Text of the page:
The more days you spend out on the mountain, the more your trip will cost. But choosing the shortest and therefore cheapest trip is not advisable. Most people who do not make it to the summit fail because of altitude sickness. The more time spent in acclimatizing to the altitude, the better chance you have of reaching the top. In our experience, those who choose less expensive trips which are only five or six days in length are far more likely to suffer altitude sickness and far less likely to succeed. Seven-day or longer trips are what we strongly recommend. On trips of this length, climbers have more time to acclimatize, and their bodies adapt better.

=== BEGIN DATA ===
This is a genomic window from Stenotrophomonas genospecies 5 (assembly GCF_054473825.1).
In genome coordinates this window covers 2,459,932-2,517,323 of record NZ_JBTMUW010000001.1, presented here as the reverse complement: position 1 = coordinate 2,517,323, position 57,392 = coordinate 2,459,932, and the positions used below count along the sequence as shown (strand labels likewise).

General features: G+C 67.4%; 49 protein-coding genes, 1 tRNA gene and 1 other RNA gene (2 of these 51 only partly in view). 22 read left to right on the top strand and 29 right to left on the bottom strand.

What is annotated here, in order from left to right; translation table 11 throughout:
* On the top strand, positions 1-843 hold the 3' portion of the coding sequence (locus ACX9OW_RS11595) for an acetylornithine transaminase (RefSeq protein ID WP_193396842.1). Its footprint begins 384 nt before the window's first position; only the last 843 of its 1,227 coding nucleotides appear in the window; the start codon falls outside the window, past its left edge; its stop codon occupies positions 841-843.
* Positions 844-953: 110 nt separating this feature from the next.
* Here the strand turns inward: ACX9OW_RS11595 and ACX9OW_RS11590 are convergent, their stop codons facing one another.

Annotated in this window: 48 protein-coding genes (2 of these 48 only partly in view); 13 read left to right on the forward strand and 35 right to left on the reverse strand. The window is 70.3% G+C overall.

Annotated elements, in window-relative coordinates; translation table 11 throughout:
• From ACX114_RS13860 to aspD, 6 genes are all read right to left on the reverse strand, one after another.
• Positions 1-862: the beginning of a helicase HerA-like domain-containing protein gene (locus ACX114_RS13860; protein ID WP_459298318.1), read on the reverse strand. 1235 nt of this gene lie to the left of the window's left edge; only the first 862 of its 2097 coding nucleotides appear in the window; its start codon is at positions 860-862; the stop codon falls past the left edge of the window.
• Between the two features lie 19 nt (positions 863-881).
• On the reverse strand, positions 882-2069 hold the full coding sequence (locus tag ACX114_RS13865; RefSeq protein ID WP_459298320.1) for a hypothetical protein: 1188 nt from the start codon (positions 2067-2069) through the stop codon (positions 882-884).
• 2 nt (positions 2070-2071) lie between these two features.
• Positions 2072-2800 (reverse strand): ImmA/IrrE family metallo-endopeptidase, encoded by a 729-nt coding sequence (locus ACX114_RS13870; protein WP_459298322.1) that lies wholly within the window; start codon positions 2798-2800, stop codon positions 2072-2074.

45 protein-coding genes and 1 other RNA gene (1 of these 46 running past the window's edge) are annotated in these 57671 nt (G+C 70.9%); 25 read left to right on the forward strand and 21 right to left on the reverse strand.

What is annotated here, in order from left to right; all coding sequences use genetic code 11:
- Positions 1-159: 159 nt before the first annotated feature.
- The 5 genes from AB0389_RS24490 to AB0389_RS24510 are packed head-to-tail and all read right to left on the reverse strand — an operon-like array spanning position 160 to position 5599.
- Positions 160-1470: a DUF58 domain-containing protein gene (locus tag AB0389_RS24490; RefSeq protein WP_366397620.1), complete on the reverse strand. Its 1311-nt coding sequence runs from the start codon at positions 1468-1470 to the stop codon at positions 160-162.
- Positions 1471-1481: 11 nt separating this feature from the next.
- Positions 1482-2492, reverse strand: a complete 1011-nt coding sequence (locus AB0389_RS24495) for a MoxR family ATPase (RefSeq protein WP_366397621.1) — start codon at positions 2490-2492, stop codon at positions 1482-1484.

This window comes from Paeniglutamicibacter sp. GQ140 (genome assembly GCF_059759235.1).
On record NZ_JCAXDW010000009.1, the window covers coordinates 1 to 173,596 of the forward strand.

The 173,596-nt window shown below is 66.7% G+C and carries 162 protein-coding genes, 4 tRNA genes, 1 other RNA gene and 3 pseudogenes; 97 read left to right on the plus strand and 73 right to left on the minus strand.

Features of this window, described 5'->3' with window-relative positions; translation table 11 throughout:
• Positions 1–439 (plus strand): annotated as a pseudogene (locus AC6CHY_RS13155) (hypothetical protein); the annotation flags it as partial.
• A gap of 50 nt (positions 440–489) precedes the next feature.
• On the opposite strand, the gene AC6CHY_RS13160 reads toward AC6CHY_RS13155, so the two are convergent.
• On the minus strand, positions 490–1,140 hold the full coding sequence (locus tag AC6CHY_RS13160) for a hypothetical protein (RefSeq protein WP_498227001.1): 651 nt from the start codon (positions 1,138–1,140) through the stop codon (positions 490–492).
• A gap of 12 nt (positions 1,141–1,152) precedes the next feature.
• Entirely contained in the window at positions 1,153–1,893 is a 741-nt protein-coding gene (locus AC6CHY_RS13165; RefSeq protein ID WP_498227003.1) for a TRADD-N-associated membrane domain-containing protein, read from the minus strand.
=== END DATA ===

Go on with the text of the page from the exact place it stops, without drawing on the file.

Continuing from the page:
You will note from our website that most of our trips are seven-days at least. Remember that one of those days is for descent. This length of trip is ideal, in our opinion, for beginners and also for those with some experience of climbing. Experienced climbers who have already become acclimatized to altitude before tackling Kilimanjaro – maybe by tackling Mount Meru first – might choose a six-day climb, but we cannot recommend them for other climbers. (Note that Mount Meru is the next-highest Tanzanian peak, standing at 4566 metres). A seven-day Kilimanjaro trip gives climbers enough recovery time once they reach the end-of-day camp, and this recovery time is vital for climbing at altitude.
Some climbers even choose an eight-day climb, giving them even more time to adjust to the altitude and allowing a more relaxed pace at which to tackle Kilimanjaro